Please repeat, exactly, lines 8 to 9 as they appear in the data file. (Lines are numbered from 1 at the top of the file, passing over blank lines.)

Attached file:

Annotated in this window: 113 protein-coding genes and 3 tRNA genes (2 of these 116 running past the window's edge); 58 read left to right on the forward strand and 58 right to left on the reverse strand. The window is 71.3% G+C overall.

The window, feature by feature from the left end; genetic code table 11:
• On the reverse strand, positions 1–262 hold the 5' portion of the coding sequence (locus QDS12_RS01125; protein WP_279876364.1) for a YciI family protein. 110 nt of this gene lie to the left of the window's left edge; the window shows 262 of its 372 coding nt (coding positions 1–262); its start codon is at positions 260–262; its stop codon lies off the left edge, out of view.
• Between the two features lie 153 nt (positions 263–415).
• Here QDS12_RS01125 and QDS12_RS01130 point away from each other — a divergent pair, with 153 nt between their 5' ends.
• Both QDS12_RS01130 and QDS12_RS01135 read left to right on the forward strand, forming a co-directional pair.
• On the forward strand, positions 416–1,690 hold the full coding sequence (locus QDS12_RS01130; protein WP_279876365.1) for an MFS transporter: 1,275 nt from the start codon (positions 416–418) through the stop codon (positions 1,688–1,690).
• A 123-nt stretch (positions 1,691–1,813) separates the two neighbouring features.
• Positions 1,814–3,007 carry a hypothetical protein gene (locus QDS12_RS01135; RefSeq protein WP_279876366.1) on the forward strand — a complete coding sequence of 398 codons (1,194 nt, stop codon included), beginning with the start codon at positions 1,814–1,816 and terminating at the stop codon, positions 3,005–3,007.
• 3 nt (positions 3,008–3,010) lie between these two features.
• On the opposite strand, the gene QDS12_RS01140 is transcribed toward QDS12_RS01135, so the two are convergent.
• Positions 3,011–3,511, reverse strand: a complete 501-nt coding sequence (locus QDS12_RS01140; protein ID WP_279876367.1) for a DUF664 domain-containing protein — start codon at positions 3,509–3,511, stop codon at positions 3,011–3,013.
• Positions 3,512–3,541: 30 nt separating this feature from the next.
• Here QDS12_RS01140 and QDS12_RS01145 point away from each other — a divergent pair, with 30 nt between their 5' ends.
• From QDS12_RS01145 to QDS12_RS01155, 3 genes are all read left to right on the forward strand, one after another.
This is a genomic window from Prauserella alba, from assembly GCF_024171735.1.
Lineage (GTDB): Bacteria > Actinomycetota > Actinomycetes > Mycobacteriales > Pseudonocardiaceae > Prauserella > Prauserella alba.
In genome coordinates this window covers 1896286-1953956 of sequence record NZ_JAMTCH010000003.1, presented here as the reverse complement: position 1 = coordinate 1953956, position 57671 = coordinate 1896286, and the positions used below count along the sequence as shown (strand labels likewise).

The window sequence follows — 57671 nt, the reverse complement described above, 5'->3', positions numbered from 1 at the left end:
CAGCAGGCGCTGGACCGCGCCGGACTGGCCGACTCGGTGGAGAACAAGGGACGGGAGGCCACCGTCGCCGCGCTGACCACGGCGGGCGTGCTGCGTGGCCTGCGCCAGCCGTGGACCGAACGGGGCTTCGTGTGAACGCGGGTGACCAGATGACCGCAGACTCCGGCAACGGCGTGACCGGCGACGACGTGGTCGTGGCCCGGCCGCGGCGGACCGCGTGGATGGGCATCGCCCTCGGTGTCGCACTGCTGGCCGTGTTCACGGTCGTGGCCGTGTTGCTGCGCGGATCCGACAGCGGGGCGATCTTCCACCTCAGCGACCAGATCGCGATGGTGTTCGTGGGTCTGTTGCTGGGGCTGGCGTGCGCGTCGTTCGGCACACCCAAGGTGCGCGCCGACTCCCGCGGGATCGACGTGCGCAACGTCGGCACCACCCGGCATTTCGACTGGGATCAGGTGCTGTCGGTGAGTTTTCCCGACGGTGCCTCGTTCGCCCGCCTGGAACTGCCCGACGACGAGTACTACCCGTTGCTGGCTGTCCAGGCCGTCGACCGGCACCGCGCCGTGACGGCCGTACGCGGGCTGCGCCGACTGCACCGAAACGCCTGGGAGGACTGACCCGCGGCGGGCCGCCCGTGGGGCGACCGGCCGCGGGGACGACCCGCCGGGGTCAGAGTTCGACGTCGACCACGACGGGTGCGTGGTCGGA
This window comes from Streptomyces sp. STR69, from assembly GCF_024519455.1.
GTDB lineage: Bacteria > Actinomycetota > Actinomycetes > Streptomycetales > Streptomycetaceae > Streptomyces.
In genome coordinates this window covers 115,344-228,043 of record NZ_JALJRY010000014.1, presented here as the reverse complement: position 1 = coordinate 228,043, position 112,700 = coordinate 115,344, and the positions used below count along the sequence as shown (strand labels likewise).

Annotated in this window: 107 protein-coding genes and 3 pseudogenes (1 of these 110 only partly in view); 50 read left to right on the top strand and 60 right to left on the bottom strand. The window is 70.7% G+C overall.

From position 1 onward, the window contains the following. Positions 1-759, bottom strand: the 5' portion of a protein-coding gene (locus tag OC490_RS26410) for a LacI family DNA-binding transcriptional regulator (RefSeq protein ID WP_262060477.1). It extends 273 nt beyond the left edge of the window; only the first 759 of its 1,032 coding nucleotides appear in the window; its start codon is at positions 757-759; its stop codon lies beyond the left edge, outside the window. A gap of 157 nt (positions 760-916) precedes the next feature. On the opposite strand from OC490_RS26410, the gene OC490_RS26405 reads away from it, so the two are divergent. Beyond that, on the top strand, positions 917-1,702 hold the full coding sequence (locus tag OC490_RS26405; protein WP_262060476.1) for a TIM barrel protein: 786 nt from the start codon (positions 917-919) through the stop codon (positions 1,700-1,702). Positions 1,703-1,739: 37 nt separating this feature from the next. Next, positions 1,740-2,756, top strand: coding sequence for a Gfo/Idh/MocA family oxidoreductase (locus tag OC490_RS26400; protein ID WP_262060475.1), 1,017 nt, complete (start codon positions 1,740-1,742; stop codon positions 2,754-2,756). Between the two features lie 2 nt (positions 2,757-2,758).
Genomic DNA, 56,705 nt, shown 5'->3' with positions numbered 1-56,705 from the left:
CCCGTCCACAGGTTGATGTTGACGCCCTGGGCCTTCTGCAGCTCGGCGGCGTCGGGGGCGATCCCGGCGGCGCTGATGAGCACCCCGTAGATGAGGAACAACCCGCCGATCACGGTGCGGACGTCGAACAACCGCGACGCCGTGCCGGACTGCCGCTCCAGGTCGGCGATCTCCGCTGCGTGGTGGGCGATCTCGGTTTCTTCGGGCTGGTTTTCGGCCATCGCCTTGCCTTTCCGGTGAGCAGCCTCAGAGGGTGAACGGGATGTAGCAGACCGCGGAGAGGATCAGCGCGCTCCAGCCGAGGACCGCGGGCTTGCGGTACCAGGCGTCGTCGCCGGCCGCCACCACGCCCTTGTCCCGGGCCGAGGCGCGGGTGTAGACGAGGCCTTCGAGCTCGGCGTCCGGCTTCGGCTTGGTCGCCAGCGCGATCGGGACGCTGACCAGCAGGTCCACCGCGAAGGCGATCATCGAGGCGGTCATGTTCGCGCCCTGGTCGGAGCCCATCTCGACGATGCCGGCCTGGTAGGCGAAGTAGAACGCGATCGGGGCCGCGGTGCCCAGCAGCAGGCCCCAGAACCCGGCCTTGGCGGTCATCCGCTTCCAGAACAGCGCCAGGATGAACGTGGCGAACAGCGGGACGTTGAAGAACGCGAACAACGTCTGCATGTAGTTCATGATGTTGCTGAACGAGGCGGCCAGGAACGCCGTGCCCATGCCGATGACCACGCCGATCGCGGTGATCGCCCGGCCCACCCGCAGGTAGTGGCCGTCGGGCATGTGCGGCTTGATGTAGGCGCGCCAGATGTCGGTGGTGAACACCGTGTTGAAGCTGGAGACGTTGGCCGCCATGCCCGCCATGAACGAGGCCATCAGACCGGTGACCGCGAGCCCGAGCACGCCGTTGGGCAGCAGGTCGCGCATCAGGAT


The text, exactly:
• A 123-nt stretch (positions 1,691–1,813) separates the two neighbouring features.
• Positions 1,814–3,007 carry a hypothetical protein gene (locus QDS12_RS01135; RefSeq protein WP_279876366.1) on the forward strand — a complete coding sequence of 398 codons (1,194 nt, stop codon included), beginning with the start codon at positions 1,814–1,816 and terminating at the stop codon, positions 3,005–3,007.